Topics under Anesthesia
- Anesthetic Adjunct (6 drugs)
- Bronchospasm During Anesthesia (2 drugs)
- Light Anesthesia (9 drugs)
- Light Sedation (17 drugs)
- Local Anesthesia (83 drugs)
- Postanesthetic Shivering (4 drugs)
- Reversal of Anesthesia (2 drugs)
- Reversal of Neuromuscular Blockade (4 drugs)
- Reversal of Nondepolarizing Muscle Relaxants (8 drugs)
- Reversal of Sedation (3 drugs in 2 topics)
- Sedation (24 drugs in 2 topics)
|Rating||For ratings, users were asked how effective they found the medicine while considering positive/adverse effects and ease of use (1 = not effective, 10 = most effective).|
|Activity||Activity is based on recent site visitor activity relative to other medications in the list.|
|OTC||Over the Counter.|
|Rx/OTC||Prescription or Over the Counter.|
|Off-label||This medication may not be approved by the FDA for the treatment of this condition.|
|A||Adequate and well-controlled studies have failed to demonstrate a risk to the fetus in the first trimester of pregnancy (and there is no evidence of risk in later trimesters).|
|B||Animal reproduction studies have failed to demonstrate a risk to the fetus and there are no adequate and well-controlled studies in pregnant women.|
|C||Animal reproduction studies have shown an adverse effect on the fetus and there are no adequate and well-controlled studies in humans, but potential benefits may warrant use in pregnant women despite potential risks.|
|D||There is positive evidence of human fetal risk based on adverse reaction data from investigational or marketing experience or studies in humans, but potential benefits may warrant use in pregnant women despite potential risks.|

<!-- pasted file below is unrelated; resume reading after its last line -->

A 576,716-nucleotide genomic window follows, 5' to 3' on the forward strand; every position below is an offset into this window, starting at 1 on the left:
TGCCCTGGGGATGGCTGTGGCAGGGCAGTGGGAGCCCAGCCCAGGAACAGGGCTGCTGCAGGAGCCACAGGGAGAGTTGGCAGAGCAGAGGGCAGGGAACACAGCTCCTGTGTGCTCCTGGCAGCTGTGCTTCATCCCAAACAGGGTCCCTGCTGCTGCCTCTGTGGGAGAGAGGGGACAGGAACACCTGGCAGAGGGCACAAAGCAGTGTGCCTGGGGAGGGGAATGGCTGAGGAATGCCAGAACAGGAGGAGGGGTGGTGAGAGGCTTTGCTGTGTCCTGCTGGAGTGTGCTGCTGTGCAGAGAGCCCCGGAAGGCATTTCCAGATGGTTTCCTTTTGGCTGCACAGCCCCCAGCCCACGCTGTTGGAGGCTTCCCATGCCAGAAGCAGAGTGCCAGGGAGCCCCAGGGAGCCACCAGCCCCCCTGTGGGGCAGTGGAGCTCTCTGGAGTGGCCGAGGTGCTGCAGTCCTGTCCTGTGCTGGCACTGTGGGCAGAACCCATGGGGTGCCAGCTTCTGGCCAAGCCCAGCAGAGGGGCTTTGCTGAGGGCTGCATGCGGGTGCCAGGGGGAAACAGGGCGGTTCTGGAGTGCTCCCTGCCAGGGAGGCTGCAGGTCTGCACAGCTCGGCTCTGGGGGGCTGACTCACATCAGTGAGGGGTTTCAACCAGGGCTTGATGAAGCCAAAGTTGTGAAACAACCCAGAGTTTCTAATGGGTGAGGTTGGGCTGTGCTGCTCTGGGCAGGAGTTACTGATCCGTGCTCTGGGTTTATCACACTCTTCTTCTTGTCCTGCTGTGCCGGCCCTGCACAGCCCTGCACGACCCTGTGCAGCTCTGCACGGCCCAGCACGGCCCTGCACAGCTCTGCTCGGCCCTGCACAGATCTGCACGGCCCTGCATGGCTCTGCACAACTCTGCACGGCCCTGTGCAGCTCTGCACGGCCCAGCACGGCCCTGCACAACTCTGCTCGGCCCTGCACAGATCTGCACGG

|X||Studies in animals or humans have demonstrated fetal abnormalities and/or there is positive evidence of human fetal risk based on adverse reaction data from investigational or marketing experience, and the risks involved in use in pregnant women clearly outweigh potential benefits.|
|N||FDA has not classified the drug.|
|Controlled Substances Act (CSA) Schedule|
|N||Is not subject to the Controlled Substances Act.|
|1||Has a high potential for abuse. Has no currently accepted medical use in treatment in the United States. There is a lack of accepted safety for use under medical supervision.|
|2||Has a high potential for abuse. Has a currently accepted medical use in treatment in the United States or a currently accepted medical use with severe restrictions. Abuse may lead to severe psychological or physical dependence.|
|3||Has a potential for abuse less than those in schedules 1 and 2. Has a currently accepted medical use in treatment in the United States. Abuse may lead to moderate or low physical dependence or high psychological dependence.|
|4||Has a low potential for abuse relative to those in schedule 3. It has a currently accepted medical use in treatment in the United States. Abuse may lead to limited physical dependence or psychological dependence relative to those in schedule 3.|
|5||Has a low potential for abuse relative to those in schedule 4. Has a currently accepted medical use in treatment in the United States. Abuse may lead to limited physical dependence or psychological dependence relative to those in schedule 4.|
|X||Interacts with Alcohol.|